“It has been reported today that some colleges and universities are refusing to accept students; not only based on your high school grades, transcripts or personal statements, but based on their Facebook profile.”
On April 1, 2011 Zack Whittaker wrote this jaw dropping article for ZDNet. The article finished off with the following editor’s note.
Editor’s note: Before any readers close their Facebook accounts, please be assured that Zack is only kidding. Some bloggers simply can’t resist the lure of April Fools.
So, 3 years later, is there any truth to this outlandish April Fool’s article? Sadly, the answer is yes.
As part of Quantum Prep’s continued commitment to helping our students through the college admissions process we contacted Alvin Joseph, the co-founder and director of the New York office, of the Institute for Internet Safety to learn more about the realities of this disturbing trend.
The Institute for Internet Safety is an independent organization that promotes and supports online privacy and safety for children, teens and young adults.
Their primary focus is educating and assisting students and their families in order to protect young “netizens” from damaging their online reputation specifically as it relates to the college admission process and even future employment prospects.
Alvin, are college admissions administrators actually investigating students online?
A 2012 study indicated that more than one-third of colleges were requiring their admissions officers to search online for information about applicants. This number is only increasing.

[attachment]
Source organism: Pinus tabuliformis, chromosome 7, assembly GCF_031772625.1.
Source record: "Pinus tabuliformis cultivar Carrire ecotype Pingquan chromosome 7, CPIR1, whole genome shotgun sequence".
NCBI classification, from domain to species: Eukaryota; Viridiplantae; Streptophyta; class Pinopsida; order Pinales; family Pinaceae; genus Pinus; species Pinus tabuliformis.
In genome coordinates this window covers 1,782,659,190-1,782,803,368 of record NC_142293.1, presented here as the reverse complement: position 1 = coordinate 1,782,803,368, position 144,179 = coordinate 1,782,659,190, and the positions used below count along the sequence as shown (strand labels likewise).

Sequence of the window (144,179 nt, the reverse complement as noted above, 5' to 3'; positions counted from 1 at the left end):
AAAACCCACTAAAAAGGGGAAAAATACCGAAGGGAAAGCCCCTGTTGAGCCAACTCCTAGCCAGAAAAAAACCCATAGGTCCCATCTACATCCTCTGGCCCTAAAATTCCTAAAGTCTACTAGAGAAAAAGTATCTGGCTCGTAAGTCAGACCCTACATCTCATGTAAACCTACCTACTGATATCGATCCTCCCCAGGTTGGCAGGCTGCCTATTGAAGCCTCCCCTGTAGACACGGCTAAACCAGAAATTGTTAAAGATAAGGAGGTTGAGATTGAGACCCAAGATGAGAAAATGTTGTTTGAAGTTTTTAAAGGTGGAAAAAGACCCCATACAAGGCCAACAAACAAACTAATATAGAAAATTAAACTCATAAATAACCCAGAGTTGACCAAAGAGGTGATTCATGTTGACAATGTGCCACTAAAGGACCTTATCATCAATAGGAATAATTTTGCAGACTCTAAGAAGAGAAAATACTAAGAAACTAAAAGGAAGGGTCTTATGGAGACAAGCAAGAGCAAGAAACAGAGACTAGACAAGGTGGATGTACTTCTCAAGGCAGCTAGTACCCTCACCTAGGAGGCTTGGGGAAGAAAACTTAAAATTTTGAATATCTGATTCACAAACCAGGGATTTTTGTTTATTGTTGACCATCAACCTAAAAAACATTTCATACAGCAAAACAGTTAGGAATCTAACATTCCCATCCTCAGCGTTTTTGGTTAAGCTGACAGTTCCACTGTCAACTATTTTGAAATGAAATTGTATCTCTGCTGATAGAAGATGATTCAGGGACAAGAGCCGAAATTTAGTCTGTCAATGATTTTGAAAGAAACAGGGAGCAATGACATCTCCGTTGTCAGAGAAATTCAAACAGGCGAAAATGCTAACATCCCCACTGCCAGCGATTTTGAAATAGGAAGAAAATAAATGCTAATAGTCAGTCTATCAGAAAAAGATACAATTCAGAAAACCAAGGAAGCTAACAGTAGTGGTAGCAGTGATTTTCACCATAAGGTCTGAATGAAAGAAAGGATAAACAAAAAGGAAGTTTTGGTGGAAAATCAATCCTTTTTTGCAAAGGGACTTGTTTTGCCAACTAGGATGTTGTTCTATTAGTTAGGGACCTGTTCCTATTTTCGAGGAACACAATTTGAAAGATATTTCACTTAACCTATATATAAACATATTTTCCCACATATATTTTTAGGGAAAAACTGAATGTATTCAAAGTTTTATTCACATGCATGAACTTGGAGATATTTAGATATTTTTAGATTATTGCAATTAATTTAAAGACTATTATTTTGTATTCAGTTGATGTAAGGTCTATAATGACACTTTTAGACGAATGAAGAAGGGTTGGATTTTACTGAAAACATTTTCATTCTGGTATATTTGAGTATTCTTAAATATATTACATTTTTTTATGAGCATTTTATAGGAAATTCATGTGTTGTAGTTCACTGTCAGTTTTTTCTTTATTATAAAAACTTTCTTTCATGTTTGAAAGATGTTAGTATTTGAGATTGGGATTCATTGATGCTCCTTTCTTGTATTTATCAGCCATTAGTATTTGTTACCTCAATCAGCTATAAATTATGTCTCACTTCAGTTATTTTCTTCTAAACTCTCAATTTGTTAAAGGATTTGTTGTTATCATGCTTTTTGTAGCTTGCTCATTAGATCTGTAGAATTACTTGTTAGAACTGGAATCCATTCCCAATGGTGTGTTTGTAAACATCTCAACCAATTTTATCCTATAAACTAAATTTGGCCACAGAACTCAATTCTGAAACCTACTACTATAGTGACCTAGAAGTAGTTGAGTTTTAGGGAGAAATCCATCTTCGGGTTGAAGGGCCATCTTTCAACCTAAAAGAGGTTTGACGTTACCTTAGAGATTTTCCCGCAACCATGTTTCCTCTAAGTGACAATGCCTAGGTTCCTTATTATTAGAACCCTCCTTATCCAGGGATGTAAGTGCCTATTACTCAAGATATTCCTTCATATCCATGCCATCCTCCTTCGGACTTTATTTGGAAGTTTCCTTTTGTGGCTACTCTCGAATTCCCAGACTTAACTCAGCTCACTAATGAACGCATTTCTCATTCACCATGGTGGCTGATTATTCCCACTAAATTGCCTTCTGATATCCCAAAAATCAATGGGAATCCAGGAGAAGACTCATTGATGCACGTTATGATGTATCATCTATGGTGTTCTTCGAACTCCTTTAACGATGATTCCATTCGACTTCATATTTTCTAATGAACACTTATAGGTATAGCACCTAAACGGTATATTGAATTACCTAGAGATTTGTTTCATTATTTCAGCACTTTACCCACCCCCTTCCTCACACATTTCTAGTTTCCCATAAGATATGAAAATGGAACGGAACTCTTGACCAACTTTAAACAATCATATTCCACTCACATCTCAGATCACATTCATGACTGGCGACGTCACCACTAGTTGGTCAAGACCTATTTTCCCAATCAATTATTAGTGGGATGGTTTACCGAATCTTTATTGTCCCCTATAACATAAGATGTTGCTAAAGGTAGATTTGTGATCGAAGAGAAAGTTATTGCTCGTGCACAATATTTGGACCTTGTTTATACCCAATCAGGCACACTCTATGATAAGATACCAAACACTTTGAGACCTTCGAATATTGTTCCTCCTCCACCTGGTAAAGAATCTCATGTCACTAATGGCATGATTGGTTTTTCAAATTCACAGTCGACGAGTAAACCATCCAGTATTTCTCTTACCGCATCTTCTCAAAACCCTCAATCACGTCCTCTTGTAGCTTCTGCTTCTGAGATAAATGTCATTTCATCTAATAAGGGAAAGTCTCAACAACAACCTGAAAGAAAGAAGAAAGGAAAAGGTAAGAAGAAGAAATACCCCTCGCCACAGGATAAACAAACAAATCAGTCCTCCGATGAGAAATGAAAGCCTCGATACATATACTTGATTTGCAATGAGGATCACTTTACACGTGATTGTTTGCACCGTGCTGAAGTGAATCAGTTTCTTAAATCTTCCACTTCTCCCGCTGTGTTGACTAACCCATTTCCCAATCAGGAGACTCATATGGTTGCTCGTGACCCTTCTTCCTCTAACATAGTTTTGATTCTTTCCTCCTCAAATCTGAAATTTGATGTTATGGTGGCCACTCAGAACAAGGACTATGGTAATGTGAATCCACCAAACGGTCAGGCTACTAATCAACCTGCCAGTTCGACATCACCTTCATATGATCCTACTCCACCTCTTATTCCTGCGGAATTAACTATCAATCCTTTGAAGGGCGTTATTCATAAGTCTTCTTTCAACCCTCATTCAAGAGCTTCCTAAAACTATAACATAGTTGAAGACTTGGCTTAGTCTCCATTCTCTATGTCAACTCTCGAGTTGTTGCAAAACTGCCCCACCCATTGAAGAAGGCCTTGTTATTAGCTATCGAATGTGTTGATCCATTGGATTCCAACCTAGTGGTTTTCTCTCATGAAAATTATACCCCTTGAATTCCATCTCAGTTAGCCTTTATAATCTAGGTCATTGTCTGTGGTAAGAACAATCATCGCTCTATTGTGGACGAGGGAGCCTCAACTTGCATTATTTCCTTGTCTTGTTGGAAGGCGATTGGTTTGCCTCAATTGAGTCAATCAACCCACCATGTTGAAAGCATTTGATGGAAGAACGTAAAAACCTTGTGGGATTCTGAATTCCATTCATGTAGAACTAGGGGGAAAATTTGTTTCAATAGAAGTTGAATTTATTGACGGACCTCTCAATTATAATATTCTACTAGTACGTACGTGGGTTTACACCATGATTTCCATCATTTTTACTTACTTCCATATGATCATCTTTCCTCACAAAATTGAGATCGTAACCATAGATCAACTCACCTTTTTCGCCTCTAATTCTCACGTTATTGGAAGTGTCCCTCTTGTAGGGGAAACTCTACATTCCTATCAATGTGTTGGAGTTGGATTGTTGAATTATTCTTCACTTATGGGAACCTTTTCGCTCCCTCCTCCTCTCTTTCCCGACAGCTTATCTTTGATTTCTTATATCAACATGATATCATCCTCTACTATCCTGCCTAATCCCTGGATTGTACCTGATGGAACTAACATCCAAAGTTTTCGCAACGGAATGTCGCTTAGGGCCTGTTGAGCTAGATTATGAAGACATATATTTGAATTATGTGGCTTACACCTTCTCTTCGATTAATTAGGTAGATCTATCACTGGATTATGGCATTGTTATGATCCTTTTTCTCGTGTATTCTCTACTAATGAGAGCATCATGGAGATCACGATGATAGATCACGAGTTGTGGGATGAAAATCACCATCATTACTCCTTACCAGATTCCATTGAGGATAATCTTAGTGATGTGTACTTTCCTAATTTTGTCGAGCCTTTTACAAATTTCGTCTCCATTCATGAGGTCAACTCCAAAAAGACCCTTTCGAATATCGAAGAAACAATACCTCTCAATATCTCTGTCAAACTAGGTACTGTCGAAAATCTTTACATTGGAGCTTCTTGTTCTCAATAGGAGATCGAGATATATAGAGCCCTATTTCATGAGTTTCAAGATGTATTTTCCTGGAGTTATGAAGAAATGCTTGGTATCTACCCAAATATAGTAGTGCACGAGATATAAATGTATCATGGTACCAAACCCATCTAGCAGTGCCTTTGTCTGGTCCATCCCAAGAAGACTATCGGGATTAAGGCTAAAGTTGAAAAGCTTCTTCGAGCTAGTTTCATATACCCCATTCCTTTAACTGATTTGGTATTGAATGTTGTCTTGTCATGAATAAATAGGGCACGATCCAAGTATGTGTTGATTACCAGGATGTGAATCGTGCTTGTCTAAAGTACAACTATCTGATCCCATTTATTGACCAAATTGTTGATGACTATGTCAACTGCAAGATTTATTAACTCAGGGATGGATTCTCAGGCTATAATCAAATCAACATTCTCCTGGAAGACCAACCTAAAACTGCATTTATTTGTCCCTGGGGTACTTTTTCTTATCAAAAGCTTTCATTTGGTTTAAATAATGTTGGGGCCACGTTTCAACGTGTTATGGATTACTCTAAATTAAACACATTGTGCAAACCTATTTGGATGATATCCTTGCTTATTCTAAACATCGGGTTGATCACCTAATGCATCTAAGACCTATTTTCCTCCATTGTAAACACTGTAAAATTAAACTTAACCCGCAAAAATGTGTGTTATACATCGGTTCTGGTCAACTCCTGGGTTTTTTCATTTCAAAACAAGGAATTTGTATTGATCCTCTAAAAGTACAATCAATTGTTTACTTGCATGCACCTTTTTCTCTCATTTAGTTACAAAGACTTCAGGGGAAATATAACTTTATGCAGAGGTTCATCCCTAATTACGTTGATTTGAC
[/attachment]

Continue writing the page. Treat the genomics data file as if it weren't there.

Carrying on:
Colleges are not only looking to social media to find out who the applicant really is, but they are also using it as part of the admissions process, even asking applicants to submit a YouTube video as part of their college application.
What kind of online behavior might affect a student’s chances of admission?
There are obvious things, such as criminal behavior, public drunkenness or lewdness and racism, but the list is much longer. One should also consider that applications are reviewed by individuals and institutions that have their own values and perceptions of right and wrong.
A good measure is to conduct a simple “Grandma Test” and ask yourself if this is something you would want your grandmother to see or hear.
What are the most common type of mistakes students make?
The most common mistake that students make is not realizing how open and persistent online information can be.
The simple off color, or flippant, comment made by a student might seem harmless if you are talking to a friend, but post that information online and it can take on a life of its own.
The adolescent brain tends not to think about the future, it lives in the now. When you couple that with our instant gratification always on world and you can have a recipe for disaster.
So if you are checking your own online reputation before submitting your college application, how do you know you’ve found everything they will find?
Checking your own online reputation is not quite as simple as one might think.